“You can’t make a statement with a Cutlass!” Bert said.
“Bert,” Kristy said, “you can’t make a statement, period. I mean, what are you wearing? Didn’t I tell you not to dress like someone’s dad? God. Is that shirt polyester?”
Bert, hardly bothered by this or any of her other remarks, glanced down at his shirt, brushing a hand over the front pocket. “Poly-blend,” he said. “Ladies like a well-dressed man.”
Kristy just rolled her eyes, while Wes ran a hand over his face. Monica, from behind me, said, “Donneven.”
“It’s an ambulance,” Delia said flatly, as if saying it aloud might get her used to the idea.
“A former ambulance,” Bert corrected her. “It’s got history. It’s got personality. It’s got—”
“Final sale status,” Wes said. “He can’t take it back. When he drove it off the lot, that was it.”
Delia sighed, shaking her head.
“It’s what I wanted,” Bert said. It was quiet for a second: no one, it seemed, had an argument for this.
Finally Delia walked over and put her arms around Bert, pulling him close to her. “Well, happy birthday, little man,” she said, ruffling his hair. “I can’t believe you’re already sixteen. It makes me feel old.”
“You’re not old,” he said.
“Old enough to remember the day you were born,” she said, pulling back from him and brushing his hair out of his face. “Your mom was so happy. She said you were her wish come true.”
Bert looked down quickly, turning his keys in his fingers. Delia leaned close to him, then whispered something I couldn’t hear, and he nodded. When he looked up again, his face was flushed, and for a second, I saw something in his face I recognized, something familiar. But then he turned his head, and just like that, it was gone.
“Did you guys officially meet Macy?” Delia asked, nodding at me. “Macy, these are my nephews, Bert and Wes.”
“We met the other night,” I said.
“Bert sprung at her from behind some garbage cans,” Wes added.
“God, are you two still doing that?” Kristy said. “It’s so stupid.”
“I only did it because I’m down,” Bert said, shooting me an apologetic look. “By three!”
“All I’m saying,” Kristy said, pulling a nail file out of her purse, “is that the next person who leaps out at me from behind a door is getting a punch in the gut. I don’t care if you’re down or not.”
“Mmm-hmmm,” Monica agreed.
“I thought she was Wes,” Bert grumbled. “And I wouldn’t jump out from behind a door anyway. That’s basic. We’re way beyond that.”
“Are you?” Kristy asked, but Bert acted like he didn’t hear her. To me she said, “It’s this stupid gotcha thing, they’ve been doing it for weeks now. Leaping out at each other and us, scaring the hell out of everyone.”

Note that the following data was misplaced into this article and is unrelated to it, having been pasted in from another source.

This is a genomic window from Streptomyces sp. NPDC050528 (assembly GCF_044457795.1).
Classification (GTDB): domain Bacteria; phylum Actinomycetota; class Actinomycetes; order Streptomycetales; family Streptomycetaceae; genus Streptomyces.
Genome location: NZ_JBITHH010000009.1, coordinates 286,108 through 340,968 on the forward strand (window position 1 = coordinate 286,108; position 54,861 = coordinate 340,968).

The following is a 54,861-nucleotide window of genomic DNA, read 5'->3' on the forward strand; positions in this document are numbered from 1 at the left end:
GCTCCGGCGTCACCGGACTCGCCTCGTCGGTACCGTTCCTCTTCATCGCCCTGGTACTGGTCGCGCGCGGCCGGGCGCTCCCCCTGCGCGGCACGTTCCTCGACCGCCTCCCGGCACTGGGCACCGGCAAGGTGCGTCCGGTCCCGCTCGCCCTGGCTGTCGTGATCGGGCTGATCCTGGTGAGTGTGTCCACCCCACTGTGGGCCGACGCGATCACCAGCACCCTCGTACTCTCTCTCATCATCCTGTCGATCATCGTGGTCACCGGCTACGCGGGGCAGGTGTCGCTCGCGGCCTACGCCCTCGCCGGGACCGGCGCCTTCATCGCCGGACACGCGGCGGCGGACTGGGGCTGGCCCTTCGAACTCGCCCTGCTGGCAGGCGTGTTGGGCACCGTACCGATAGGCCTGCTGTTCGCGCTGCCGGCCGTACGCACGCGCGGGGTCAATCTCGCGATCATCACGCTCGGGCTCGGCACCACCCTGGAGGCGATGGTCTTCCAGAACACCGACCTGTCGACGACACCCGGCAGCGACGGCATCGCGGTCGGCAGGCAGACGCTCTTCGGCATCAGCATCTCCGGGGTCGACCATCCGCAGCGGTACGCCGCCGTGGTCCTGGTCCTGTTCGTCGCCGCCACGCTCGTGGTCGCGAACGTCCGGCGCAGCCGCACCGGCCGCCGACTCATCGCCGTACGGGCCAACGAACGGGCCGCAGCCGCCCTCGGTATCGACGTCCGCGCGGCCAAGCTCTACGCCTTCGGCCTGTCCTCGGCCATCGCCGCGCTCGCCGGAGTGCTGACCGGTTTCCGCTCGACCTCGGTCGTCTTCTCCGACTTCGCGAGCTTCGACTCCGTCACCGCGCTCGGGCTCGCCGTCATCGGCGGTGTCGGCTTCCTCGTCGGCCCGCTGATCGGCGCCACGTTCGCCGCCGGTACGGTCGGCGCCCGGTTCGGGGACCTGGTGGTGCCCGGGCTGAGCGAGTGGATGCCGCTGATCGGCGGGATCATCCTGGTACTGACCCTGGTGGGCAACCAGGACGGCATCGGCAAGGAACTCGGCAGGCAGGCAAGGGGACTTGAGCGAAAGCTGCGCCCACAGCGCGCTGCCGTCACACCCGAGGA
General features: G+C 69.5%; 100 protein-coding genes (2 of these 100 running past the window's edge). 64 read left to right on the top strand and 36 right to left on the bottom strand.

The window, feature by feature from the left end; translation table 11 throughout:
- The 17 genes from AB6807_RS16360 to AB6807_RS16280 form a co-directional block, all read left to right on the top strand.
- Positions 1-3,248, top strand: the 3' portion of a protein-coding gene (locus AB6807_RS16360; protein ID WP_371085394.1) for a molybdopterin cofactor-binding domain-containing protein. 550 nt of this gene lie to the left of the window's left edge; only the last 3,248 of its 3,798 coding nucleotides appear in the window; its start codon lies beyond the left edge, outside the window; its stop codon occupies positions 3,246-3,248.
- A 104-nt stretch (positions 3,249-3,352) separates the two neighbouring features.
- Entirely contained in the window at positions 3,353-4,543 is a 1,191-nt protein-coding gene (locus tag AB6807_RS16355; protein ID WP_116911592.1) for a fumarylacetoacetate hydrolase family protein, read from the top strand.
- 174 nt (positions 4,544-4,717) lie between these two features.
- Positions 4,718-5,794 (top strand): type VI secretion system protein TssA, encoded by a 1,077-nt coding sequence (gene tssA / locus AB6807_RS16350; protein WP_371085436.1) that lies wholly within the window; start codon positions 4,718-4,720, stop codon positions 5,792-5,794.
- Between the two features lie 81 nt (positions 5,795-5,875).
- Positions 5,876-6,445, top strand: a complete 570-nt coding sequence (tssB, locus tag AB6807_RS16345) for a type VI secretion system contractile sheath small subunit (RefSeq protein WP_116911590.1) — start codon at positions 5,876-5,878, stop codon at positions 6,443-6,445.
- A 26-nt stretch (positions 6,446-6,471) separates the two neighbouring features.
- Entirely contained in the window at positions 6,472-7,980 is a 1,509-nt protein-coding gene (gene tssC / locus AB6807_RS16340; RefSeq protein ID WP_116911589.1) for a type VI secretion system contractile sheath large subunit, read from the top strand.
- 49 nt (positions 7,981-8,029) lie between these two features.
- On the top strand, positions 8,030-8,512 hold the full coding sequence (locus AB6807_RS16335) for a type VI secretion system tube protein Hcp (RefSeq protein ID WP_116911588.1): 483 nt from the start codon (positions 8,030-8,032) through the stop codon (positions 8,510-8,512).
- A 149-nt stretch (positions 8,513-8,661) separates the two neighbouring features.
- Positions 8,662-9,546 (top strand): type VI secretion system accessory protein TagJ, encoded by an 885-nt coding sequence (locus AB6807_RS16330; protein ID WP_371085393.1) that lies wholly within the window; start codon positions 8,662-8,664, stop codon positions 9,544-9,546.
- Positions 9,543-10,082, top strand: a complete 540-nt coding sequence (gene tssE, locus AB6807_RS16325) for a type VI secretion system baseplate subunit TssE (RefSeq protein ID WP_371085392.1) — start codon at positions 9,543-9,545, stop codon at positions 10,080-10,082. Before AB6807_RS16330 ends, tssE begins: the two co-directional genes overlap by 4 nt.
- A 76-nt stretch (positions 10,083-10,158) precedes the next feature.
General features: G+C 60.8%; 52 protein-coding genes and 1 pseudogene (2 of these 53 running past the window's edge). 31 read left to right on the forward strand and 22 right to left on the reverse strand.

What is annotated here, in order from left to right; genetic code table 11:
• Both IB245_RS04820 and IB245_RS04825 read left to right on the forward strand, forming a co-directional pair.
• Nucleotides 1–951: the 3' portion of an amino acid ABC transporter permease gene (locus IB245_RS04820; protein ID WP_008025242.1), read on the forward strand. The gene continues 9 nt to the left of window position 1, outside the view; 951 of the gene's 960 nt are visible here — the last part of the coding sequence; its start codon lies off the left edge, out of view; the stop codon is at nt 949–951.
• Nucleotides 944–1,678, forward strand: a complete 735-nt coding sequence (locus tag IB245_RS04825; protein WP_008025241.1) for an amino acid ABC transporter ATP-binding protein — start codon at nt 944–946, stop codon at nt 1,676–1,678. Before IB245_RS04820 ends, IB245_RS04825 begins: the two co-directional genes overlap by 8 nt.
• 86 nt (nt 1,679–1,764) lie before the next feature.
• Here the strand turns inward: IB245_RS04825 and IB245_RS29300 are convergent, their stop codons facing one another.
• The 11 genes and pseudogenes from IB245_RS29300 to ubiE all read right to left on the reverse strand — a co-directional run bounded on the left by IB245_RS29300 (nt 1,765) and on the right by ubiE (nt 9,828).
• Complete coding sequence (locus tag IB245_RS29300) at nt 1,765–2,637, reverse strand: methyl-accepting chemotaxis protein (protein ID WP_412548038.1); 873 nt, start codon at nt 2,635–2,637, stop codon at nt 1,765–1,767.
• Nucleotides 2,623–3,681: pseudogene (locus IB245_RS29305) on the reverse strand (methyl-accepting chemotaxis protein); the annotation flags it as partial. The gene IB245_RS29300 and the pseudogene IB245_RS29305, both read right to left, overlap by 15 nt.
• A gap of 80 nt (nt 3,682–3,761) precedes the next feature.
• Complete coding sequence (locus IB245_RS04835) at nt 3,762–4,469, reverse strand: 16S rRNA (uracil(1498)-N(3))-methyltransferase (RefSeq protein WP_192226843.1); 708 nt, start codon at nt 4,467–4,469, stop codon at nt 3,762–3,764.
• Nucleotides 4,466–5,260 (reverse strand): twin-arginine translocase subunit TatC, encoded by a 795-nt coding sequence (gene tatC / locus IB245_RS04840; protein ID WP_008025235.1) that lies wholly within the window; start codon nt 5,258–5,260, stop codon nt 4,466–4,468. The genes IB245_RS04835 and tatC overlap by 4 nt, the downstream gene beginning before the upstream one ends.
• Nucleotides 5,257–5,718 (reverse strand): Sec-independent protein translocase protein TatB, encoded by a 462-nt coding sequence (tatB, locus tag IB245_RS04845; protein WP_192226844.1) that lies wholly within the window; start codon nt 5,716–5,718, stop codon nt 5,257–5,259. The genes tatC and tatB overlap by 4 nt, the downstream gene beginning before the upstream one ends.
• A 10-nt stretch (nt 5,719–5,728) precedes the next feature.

“It’s a game of wits,” Bert said to me.
“Half-wits,” Kristy added.
“There’s nothing,” Bert said, reverently, “like a good gotcha.”
Delia, yawning, put a hand over her mouth, shaking her head. “Well, I hate to break this up, but I’m going home,” she announced. “Old pregnant ladies have to be in bed by midnight. It’s the rule.”
“Come on!” Bert said, sweeping his hand across the ambulance’s hood. “The night is young! The Bertmobile needs christening !”
“We’re going to ride around in an ambulance?” Kristy said.
“It’s got all the amenities!” Bert told her. “It’s just like a car. It’s better than a car!”
“Does it have a CD player?” she asked him.
“No,” Wes told her. “But it does have a broken intercom system.”
“Oh, well, then,” she said, waving her hand. “I’m sold.”
Bert shot her a look, annoyed, but she smiled at him, squeezing his arm as she started over to the Bertmobile. Monica stood up and followed her, and they went around to the back, pulling open the rear doors.
“Have a fun night,” Delia called after them. “Don’t drive too fast, Bert, you hear?”
This was greeted with uproarious laughter from everyone but Wes—who looked like he would have laughed but was trying not to—and Bert, who just ignored it as he walked over to the driver’s side door.
“Wes,” Delia called out, “can you come here for a sec?”
Wes started over toward her, but I was in the way, and we did that weird thing where both of us went to one side, then the other, in tandem. During this awkward dance I noticed he was even better looking up close than from a distance—with those dark eyes, long lashes, hair curling just over his collar, his jeans low on his hips—and he had a tattoo on his arm, something Celtic-looking that poked out from under the sleeve of his T-SHIRT.
Finally I stopped moving, and he was able to get past me. “Sorry about that,” he said, smiling, and I felt myself flush for some reason as I watched him disappear around the side of the van.
“Where are we supposed to sit?” I could hear Kristy asking from the back of the Bertmobile. “Oh, Jesus, is that a gurney?”
“No,” Bert said. “It’s where the gurney used to be. That’s just a cot I put in until I find something more comfortable.”
“A cot?” Kristy said. “Bert, you’re entirely too confident about this car’s potential. Really.”
“Just get in, will you?” Bert snapped. “My birthday is ticking away. Ticking!”
Wes was walking back to the Bertmobile as I dug out my keys and started toward my car, passing the van on my way.
“Have a good night,” he said to me, and I nodded, my tongue fumbling for a response, but once I realized that saying the same thing back would have been fine—God, what was wrong with me?—it was too late, and he was already getting into the Bertmobile.
As I passed the van, Delia was in the driver’s seat fastening her seat belt. “You did great, Macy,” she said. “Just great.”
She grabbed a pen off the dashboard, then reached into her pocket and pulled out a crumpled napkin. “Here,” she said, writing something on it, “this is my number. Give me a call on Monday and I’ll let you know when I can use you next. Okay?”